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Zen Tenkara Floating Line, Reviewed by Jason Klass, TenkaraTalk.com

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A few weeks ago, I met up with Karin Miller from Zen Flyfishing and she let me try out her new floating line along the banks of the Fall River in Estes Park, CO. I pretty much exclusively fish level fluorocarbon lines; however, there are situations in which I find a floating line works better (more on that in a minute).

I’ve been tenkara fishing since 2009 and since then I’ve experimented with a lot of different lines. But I have to say, I was blown away on the first cast with this line. My friend Brian Lindsay was there too and I kept asking for the rod back because I couldn’t get enough of casting this line. It’s hands down one of the easiest lines to cast with an effortless turnover that makes you feel like you’re a tenkara rockstar. Not only is it a thrill to cast, but some of the design features are pure genius …

Technical Features

First of all, I’m not sure what material the main line is made from but I’m assuming it’s PVC-based similar to a regular fly line to give it its floatability. On one end there’s a (Kevlar?) loop to easily attach it to your lilian. But the real genius is in the tip end. It’s an 8-inch section of hi-vis orange for strike detection and at the very end there’s both a loop and a tippet ring. This means that you have the option of attaching your tippet either by a loop-to-loop (handshake) knot OR a clinch knot to the tippet ring! I’ve never seen this on any other line and I think it’s pretty innovative.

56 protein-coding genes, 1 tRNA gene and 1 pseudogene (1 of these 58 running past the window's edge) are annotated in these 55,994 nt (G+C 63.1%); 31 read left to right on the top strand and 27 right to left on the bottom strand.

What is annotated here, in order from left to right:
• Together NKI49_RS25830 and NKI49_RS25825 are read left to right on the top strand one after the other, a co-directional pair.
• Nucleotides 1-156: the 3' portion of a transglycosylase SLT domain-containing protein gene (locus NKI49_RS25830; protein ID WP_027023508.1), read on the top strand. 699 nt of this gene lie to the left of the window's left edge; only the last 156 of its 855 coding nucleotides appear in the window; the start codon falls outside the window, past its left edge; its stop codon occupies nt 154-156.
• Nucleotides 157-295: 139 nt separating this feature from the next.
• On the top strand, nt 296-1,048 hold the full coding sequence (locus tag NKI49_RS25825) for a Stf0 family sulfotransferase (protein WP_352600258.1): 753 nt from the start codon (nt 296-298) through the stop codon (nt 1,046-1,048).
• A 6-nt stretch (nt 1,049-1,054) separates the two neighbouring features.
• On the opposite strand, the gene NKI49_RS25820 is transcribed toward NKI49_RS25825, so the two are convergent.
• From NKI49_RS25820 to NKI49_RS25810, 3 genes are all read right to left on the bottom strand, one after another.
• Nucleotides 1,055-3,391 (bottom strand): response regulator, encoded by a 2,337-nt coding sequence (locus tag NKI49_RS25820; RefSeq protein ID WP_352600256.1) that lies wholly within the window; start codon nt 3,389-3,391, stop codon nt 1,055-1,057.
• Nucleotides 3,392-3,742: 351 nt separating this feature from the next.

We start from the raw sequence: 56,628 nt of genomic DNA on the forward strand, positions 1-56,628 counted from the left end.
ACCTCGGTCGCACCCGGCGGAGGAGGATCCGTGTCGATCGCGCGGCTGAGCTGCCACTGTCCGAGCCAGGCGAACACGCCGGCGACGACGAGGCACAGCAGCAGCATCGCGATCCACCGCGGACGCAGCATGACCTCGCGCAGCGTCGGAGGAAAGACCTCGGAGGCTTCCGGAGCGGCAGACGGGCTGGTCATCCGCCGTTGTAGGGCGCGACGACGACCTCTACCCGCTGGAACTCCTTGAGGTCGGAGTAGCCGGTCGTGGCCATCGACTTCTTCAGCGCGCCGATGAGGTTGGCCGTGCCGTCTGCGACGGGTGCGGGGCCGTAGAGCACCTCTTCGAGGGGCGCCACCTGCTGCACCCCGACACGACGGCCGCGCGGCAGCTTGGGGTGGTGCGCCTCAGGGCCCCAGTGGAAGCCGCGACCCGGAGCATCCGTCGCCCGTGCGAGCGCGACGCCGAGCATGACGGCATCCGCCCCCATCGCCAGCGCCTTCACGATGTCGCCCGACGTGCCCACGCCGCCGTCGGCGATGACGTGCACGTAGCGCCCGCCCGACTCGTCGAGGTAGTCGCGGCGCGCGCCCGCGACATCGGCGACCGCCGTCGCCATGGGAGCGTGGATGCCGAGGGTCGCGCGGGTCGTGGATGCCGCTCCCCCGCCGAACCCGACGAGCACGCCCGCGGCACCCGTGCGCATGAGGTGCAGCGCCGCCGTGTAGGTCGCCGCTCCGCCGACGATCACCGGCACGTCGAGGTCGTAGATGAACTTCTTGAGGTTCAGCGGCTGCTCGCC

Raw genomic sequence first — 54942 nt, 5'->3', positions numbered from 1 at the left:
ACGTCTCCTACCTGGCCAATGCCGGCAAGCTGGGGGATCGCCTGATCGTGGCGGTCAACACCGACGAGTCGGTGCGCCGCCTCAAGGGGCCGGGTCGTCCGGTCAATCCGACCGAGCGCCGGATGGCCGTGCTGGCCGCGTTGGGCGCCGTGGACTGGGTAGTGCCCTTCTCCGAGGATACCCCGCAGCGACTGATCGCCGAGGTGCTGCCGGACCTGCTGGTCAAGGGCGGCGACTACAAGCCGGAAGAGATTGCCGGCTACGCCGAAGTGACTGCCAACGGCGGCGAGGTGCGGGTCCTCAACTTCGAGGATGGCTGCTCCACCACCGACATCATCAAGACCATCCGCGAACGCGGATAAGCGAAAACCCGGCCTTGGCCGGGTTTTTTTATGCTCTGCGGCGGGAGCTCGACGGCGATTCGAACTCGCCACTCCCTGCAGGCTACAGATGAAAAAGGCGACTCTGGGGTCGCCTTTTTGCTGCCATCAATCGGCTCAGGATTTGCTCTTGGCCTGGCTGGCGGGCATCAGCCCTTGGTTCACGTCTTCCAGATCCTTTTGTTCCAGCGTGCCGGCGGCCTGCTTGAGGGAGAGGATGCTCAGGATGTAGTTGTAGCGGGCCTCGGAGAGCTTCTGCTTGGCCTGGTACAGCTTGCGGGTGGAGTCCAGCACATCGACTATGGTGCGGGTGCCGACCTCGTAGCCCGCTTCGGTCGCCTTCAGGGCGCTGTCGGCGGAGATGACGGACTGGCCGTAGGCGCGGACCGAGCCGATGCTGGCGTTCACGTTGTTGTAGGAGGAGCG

From end to end, I can tell Karin put a lot of thought into every detail of the design of this line. It’s currently available in the following lengths: 7′, 11′, 12.5′ and 15′. Some other practical advantages are spelled out on the packaging itself 

Applications

I mentioned earlier that sometimes I think a floating line is preferable to fluorocarbon in certain situations. To me, these include …

  • High-wind conditions. The greater mass of a PVC line cuts through the wind. And, if you’ve ever tried to maintain a dead drift with a level fluorocarbon line, you know that the wind can make it impossible because it grabs your line and thrashes it around, taking the control away from you. It’s better to have a line that cuts through the wind and keep it on the water to make a good presentation.
  • Stillwater. In lakes and ponds, I prefer a floating line. There’s no need to keep your line off the water in stillwaters and I feel like I can make a better presentation.
  • Fishing larger flies. Floating lines tend to be able to turn over bigger flies like streamers or weighted flies with more grace whereas with a fluorocarbon line you’re kind of “lobbing” it out there with an ugly cast that just feels terrible.
  • Beginners. Again, because of the heavier mass, a line like this is much easier for a beginner to cast that a level line. It almost turns itself over without any effort. I’ve seen plenty of novices get frustrated when they couldn’t get a fluorocarbon line to lay out. But with this line, it’s much more intuitive and will shorten the learning curve of the casting stroke and timing.
  • Dry fly fishing in slow waters. There are some places I fish where the water is slow moving and there are no cross currents to create drag, so it’s OK to have your line on the water. In these cases, I like a floating line.

Conclusion

Over the years, I’ve seen a lot of experimentation and innovation in tenkara and in my opinion, the Zen Tenkara Floating Line is one of a few notable hallmarks of the evolution of our sport. It may not end up being your everyday line, but it’s definitely worth keeping in your arsenal when the conditions demand it. You’ll be glad you had it with you.


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